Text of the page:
In June, the National Institutes of Health (NIH) called for $4.5 billion in new federal funding over 10 years—beginning in Fiscal 2016—for research as part of the Brain Research through Advancing Innovative Neurotechnologies (BRAIN) Initiative.
The ambitious multibillion-dollar research effort, which was announced by President Obama last year, would quadruple the initial budget for the multiyear project from $100 million a year to $400 million for the initial five years and $500 million for the next five years (Psychiatric News, May 3).
NIH Director Francis Collins, M.D., Ph.D., stands with President Obama during the launch of the BRAIN Initiative at the White House on April 2, 2013. Collins is asking for $4.5 billion in funding over the next 10 years.
“While these estimates are provisional and subject to congressional appropriations, they represent a realistic estimate of what will be required for this ‘moon shot’ initiative,” said NIH Director Francis Collins, M.D., Ph.D. “As the Human Genome Project did with precision medicine, the BRAIN Initiative promises to transform the way we prevent and treat devastating brain diseases and disorders while also spurring economic development.”
The BRAIN Initiative is a collaborative effort led by the NIH, Defense Advanced Research Projects Agency of the Department of Defense, National Science Foundation, and Food and Drug Administration. It has garnered enthusiastic support from advocacy and professional medical organizations whose members treat or are affected by brain-related illnesses.
“Our patients and their families need access to a range of treatment options and deserve to experience the promise of future psychopharmacological breakthroughs,” APA CEO and Medical Director Saul Levin, M.D., M.P.A., and APA President Paul Summergrad, M.D., told the House Energy and Commerce Committee. “The BRAIN Initiative promises significant breakthroughs to treat neurological diseases, including mental illness and substance use disorders, which require technological innovations to develop new ways of mapping neurological pathways. APA urges the committee to support these vital research efforts.”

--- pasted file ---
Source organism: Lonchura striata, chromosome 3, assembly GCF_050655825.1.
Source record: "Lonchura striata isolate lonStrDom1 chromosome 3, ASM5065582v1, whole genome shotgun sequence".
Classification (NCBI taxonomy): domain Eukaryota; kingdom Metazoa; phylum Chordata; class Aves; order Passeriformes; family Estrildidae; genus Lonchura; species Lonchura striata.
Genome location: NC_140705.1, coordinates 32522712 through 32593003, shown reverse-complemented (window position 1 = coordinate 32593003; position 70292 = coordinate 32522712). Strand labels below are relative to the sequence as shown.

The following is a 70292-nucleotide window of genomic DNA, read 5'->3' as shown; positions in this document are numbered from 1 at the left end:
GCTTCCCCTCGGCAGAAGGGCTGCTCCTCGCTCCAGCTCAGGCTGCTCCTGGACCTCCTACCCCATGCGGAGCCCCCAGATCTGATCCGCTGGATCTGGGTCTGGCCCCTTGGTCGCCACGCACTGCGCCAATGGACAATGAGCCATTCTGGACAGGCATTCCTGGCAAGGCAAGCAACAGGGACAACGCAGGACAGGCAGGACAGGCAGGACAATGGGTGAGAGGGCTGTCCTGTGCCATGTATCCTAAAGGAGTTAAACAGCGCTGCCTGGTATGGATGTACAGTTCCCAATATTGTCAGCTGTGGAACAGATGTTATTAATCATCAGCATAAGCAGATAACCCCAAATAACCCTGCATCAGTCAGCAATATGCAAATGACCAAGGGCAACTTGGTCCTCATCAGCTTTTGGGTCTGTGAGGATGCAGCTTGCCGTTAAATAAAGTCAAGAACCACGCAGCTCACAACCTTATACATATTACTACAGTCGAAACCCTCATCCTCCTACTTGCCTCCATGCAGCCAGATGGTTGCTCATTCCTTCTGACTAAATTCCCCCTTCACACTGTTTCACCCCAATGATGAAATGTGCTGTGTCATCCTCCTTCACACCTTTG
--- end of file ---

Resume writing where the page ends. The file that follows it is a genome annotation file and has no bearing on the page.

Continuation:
The NIH efforts on the BRAIN Initiative will divide $40 million a year in funding for brain research areas that are considered high priority (Psychiatric News, January 16) in order to map the circuits of the brain, measure the fluctuating patterns of electrical and chemical activity flowing within those circuits, and understand how such factors interplay to create specific cognitive and behavioral capabilities.
The NIH plans to achieve goals through the following core principles:
Identify and provide experimental access to the different brain-cell types to determine their roles in health and disease.
Generate circuit diagrams that vary in resolution from synapses to the whole brain.
Produce a dynamic picture of the functioning brain by developing and applying improved methods for large-scale monitoring of neural activity.
Link brain activity to behavior with precise interventional tools that change neural circuit dynamics.
Produce conceptual foundations for understanding the biological basis of mental processes through development of theoretical and data-analysis tools.
Develop innovative technologies to understand the human brain and treat its disorders; and create and support integrated brain research networks.
Integrate new technological and conceptual approaches produced in the other goals to discover how dynamic patterns of neural activity are transformed into cognition, emotion, perception, and action in health and disease.
“How the brain works and gives rise to our mental and intellectual lives will be the most exciting and challenging area of science in the 21st century,” said Collins. “As a result of this concerted effort, new technologies will be invented, new industries spawned, and new treatments and even cures discovered for devastating disorders and diseases of the brain and nervous system.”
The NIH emphasized that its cost estimates for the budget for the BRAIN Initiative will be needed to supplement—not supplant—the agency’s existing investment in the broader spectrum of basic, translational, and clinical neuroscience research. ■